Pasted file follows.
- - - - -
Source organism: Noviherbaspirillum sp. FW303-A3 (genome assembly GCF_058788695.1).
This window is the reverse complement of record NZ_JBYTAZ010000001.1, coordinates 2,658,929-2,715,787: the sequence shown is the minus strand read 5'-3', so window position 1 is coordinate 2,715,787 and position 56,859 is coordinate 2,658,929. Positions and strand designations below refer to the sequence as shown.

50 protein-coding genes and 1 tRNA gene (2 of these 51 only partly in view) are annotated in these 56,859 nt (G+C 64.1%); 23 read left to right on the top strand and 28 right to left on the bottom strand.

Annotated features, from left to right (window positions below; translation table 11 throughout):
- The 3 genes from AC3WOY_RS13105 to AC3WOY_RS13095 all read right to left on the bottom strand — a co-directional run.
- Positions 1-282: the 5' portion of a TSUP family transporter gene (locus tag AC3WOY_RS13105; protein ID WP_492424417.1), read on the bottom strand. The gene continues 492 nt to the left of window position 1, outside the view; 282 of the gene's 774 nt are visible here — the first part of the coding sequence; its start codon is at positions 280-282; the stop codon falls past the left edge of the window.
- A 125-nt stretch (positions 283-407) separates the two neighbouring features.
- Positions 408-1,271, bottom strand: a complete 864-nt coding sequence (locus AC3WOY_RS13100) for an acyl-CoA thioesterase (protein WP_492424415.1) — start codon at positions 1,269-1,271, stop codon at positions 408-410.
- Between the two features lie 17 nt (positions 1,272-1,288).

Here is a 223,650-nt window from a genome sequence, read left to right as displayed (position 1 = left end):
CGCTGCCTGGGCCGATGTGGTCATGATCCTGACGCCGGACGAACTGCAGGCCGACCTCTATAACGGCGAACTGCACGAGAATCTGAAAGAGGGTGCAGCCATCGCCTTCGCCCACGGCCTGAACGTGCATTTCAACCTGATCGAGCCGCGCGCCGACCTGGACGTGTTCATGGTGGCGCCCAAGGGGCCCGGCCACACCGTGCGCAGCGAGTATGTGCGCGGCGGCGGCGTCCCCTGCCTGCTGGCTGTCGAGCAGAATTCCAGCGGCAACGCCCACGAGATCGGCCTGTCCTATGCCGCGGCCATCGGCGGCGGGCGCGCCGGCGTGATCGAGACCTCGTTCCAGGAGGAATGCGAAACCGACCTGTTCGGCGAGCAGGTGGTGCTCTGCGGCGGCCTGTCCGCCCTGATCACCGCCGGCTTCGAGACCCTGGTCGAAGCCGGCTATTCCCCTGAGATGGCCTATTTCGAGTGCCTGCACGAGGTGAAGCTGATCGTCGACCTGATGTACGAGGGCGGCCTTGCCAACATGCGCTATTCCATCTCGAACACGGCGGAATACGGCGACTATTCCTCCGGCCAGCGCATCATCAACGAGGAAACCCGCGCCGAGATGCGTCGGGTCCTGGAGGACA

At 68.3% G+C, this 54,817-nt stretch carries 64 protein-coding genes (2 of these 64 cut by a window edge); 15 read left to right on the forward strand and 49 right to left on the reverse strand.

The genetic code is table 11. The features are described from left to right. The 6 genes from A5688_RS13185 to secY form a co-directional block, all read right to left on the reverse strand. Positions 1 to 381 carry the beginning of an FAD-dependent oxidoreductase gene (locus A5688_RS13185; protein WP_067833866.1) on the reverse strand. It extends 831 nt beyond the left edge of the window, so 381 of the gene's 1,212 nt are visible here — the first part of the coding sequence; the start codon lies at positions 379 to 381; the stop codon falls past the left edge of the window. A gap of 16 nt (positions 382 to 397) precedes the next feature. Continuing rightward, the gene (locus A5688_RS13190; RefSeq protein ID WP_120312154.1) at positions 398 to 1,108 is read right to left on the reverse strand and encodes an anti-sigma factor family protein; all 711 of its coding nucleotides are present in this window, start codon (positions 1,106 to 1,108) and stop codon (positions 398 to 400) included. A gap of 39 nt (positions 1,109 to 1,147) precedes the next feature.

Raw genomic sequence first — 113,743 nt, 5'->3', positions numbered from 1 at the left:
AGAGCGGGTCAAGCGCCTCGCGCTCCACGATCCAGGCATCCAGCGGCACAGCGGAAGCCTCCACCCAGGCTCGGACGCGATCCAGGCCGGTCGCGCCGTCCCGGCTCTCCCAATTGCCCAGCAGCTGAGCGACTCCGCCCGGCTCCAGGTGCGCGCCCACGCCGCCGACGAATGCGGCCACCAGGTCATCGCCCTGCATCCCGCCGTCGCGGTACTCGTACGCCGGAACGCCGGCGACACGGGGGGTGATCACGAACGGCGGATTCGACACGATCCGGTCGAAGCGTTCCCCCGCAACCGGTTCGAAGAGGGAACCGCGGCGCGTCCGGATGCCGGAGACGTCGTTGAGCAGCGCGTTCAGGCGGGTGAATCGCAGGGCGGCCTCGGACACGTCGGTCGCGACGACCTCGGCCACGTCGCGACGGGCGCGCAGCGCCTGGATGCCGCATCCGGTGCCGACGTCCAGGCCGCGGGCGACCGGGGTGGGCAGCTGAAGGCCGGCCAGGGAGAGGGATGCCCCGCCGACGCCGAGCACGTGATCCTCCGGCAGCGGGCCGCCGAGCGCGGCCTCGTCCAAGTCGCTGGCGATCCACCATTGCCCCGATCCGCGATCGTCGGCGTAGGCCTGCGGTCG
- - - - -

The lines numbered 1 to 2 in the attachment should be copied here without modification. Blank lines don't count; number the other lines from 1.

Source organism: Noviherbaspirillum sp. FW303-A3 (genome assembly GCF_058788695.1).
This window is the reverse complement of record NZ_JBYTAZ010000001.1, coordinates 2,658,929-2,715,787: the sequence shown is the minus strand read 5'-3', so window position 1 is coordinate 2,715,787 and position 56,859 is coordinate 2,658,929. Positions and strand designations below refer to the sequence as shown.